The mixed-up hen not fit for God nor men

The Compass - - SPORTS - MA­RINA GAM­BIN — Ma­rina Power Gam­bin was born and raised in her beloved com­mu­nity of Branch, St. Mary’s Bay. She now lives in Pla­cen­tia where she taught for al­most three decades. She can be reached at mari­nagam­bin@per­sona.ca

I grew up in the fish­ing com­mu­nity of Branch, where I was quite ac­cus­tomed to a small num­ber of farm an­i­mals. Along with a horse, a cow and some sheep, our sta­ble al­ways housed about a dozen hens. Where there were hens, of course, there was the res­i­dent rooster. Our lit­tle barn­yard al­ways boasted a fine rooster with a su­perb voice.

As chil­dren, we be­came quite used to the early morn­ing wake-up call of the rooster. He kept his sun­rise ser­e­nade brief and he chose a perch well away from the bed­room win­dow so that most times his crow­ing was barely au­di­ble. To tell the truth, nine times out of 10, we paid lit­tle at­ten­tion to him.

En­ter the mixed-up hen who changed our sleep­ing pat­terns for one whole sum­mer. Some 45 years later, I can still pic­ture that fool­ish fowl. She was plump and ruf­fled with speck­led grey feath­ers. She came to our premises as a give­away from an older res­i­dent of the com­mu­nity who could no longer tend to her flock.

On the first day that this child­ish chicken took up res­i­dence, she started her shenani­gans. Choos­ing a roost very close to our house, at two o’clock in the morn­ing, she com­menced to put on her own con­cert.

It was not long be­fore we re­al­ized that Henny Penny had a prob­lem. She thought she was a rooster. Some­where in her genes or in the re­cesses of her brain, her gen­der had be­come scram­bled. While all her sis­ters slept snugly in the sta­ble, she pro­ceeded to drive us crazy.

At any hour of the day or night, this mot­ley od­dity could be heard do­ing a noisy im­i­ta­tion of the op­po­site sex. There was no cluck-cluck­ing for this feath­ered fe­male. She was only sat­is­fied with sound­ing like a rooster. She would stick out her neck, puff out her chest, and let loose with her loud­est “Uhrr, uhrr, uhrr, uhrr, uhrrrrrrrrr.” She held her head so proudly that I am sure she ac­tu­ally thought she was wear­ing a rooster’s comb.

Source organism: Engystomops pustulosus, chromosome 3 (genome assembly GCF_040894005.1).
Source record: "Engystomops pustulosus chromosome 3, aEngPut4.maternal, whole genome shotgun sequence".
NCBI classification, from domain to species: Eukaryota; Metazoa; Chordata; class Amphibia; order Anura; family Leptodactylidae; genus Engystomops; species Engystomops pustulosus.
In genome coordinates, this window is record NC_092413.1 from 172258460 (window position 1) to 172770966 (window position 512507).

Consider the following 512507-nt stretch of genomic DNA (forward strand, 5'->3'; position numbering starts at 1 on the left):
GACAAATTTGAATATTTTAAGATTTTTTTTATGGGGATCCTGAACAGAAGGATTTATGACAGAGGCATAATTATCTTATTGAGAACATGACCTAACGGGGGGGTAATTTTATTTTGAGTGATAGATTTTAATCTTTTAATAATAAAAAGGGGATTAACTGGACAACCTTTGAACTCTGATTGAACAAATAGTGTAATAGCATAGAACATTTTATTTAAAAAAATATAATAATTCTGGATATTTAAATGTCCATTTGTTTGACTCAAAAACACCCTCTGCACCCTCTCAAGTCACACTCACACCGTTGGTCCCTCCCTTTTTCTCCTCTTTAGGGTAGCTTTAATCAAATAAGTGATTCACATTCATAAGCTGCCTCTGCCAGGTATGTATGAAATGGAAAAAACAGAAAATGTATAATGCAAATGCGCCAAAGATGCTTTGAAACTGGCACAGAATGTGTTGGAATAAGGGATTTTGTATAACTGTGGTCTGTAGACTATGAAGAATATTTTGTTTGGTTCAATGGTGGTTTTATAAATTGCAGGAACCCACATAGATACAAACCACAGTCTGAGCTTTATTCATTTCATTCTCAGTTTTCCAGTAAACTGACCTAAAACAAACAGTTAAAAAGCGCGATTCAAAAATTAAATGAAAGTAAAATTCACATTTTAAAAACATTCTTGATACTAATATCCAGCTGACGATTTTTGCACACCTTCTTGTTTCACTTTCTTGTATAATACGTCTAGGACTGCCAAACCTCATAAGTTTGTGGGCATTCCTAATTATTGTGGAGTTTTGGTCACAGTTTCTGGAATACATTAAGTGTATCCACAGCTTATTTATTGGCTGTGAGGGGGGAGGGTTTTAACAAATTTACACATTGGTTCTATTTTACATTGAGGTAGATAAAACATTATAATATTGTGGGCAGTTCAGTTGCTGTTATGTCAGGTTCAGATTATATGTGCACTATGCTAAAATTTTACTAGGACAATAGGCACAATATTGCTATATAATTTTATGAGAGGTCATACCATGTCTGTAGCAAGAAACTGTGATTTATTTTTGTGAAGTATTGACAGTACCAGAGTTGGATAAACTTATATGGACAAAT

To add to the com­plex­ity of the sit­u­a­tion, the con­fused hen was some­times seen giv­ing the other hens a chase around the yard, while the real rooster watched in sur­prise. My fam­ily tol­er­ated the un­usual be­hav­iour of the hen for one whole sum­mer. Look­ing back, I won­der how she man­aged to cling to life that long.

My older sis­ter, who was fond of get­ting her beauty sleep in the morn­ing, fre­quently threat­ened Henny’s ex­is­tence. More than once, my sleepy sib­ling raised the bed­room win­dow to make a tar­get out of the hap­less hen. It was com­mon to see a shoe, a book, a comb or a bot­tle fly to­ward the dis­turber, along with some choice words.

The hen, how­ever, man­aged to sur­vive all this fury, un­til the Labour Day weekend. We had vis­i­tors and we needed some­thing ex­tra for the din­ner ta­ble. With a swoop of the axe, my fa­ther quickly be­headed her and a few of her com­rades. They be­came a tasty part of our Sun­day menu.

Af­ter the ex­e­cu­tion, life in the barn­yard got back to nor­mal. The rooster, I pre­sume, re­turned to his reg­u­lar prac­tices. The re­main­ing hens saun­tered around look­ing less ner­vous and more con­tented. My fam­ily mem­bers all re­sumed their nor­mal sleep­ing habits, and most of them can’t even re­mem­ber the frus­trated hen and her an­tics.

A lady who heard my tale of the loud-mouthed hen re­minded me of a say­ing which was some­times quoted by my late grand­mother. “A whistling woman and a crow­ing hen are nei­ther fit for God nor men.”

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